The Oklahoma Senate

Week In Review
For the week of Monday, February 9 to Thursday, February 13, 2004

Monday, February 9th

• Members of the Senate were busy hearing legislation in their respective committees. Among the pieces of legislation heard were the following:

-CS for SB 1425 by Sen. Bernest Cain would permit the Oklahoma State Board of Education to require school districts to replace beverage and snack machines with no or low nutritional value in elementary and middle schools with snacks the meet the nutrition standards established by the U.S. Department of Agriculture. The bill passed by an 8-0 vote.

-CS for SB 1346 by Sen. Angela Monson relates to the voting process. The measure would provide for an identification card or driver license number to be placed on the voter registration card. SB 1346 would also modify language included on the registration form and would require identification prior to voting. It would provide provisional ballots to be made available in all elections conducted by the county election board, as well as many other items that would help bring Oklahoma into compliance under the Help America Vote Act of 2002. The bill passed by a 13-0 vote.

-CS for SB 7 by Sen. Gilmer Capps would declare the Oklahoma Rose as the official Oklahoma State Flower. In 1927, the flower was hybridized by a professor from Oklahoma State University. The bill passed by a 13-0 vote.

-SB 1392 as amended by Sen. Owen Laughlin would allow the courts to order a defendant to reimburse all actual costs of incarceration if the defendant is convicted or upon entry of a deferred judgment and sentence. The bill received a unanimous vote of 14-0.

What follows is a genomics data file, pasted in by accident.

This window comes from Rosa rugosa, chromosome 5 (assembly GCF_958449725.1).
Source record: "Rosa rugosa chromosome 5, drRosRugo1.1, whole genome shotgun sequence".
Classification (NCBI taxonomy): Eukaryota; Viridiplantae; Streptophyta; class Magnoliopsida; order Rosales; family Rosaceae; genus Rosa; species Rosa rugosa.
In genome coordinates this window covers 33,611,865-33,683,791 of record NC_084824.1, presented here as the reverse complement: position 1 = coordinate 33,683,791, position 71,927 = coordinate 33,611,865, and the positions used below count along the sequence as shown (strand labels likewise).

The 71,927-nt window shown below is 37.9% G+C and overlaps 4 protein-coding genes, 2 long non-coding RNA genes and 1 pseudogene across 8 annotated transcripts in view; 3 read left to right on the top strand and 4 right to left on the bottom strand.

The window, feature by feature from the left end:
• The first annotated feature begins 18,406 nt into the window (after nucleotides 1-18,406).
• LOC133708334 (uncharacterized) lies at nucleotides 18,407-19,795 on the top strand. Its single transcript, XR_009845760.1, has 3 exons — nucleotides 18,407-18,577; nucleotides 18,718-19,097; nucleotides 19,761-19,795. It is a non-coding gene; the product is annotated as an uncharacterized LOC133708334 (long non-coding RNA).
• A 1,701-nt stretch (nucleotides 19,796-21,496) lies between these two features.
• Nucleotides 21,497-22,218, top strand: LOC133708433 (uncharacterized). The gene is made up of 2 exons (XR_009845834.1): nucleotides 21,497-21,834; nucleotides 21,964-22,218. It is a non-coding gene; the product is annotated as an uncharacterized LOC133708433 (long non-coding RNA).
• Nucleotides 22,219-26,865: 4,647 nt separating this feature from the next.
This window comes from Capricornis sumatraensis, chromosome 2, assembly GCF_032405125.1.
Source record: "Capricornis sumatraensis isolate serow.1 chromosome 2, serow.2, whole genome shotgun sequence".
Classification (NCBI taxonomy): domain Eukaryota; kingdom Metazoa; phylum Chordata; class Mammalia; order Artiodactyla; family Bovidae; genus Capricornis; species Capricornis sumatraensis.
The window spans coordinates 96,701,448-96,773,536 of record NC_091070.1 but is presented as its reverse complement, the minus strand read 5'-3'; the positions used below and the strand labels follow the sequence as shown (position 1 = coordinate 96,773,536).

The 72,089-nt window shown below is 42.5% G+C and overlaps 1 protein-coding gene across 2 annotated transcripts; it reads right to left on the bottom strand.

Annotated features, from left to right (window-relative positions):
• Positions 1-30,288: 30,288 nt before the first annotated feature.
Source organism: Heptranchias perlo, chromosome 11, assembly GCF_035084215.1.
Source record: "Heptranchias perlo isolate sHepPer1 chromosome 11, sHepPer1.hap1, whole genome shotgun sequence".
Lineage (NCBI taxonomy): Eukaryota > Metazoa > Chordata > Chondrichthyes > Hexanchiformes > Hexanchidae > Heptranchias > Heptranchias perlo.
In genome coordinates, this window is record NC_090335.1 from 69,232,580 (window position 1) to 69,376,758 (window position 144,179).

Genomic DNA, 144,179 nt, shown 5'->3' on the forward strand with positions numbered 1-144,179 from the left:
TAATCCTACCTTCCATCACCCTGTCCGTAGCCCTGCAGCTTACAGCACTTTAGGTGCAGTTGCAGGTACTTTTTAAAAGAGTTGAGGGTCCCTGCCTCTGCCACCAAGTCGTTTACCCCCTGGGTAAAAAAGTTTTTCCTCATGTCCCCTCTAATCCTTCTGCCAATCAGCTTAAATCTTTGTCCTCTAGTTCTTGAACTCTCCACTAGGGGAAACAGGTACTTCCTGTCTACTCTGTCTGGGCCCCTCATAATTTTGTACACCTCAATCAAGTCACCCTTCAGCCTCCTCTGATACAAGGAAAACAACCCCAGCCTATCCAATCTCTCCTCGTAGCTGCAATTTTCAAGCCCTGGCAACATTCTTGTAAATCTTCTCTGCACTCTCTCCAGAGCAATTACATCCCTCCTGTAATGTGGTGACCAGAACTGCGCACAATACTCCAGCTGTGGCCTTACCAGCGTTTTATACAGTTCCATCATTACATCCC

-CS for SB 1112 as amended by Sen. Kenneth Corn would limit the length of a technology center school district board member’s term of office to five years. The bill passed 14-1.

-SB 1271 as amended by Sen. Glenn Coffee would allow technology centers to offer college prepatory programs with an emphasis on a focused field of study. The bill authorizes students in the 10th grade and beyond to be eligible for the programs for up to one-half of a school day and receive credit for the classes. SB 1271 also allows a student to take competency exams to test out of certain classes. The bill passed 14-0.

-CS for SB 1627 as amended by Cain would create the Healthy and Fit Kids Act of 2004. The measure would establish a Safe and Healthy School Advisory Committee to be present at each public school site, which would focus on issues affecting the health and well being of children. The measure is intended to help address the impact of obesity on society. SB 1627 passed with a vote of 14-1.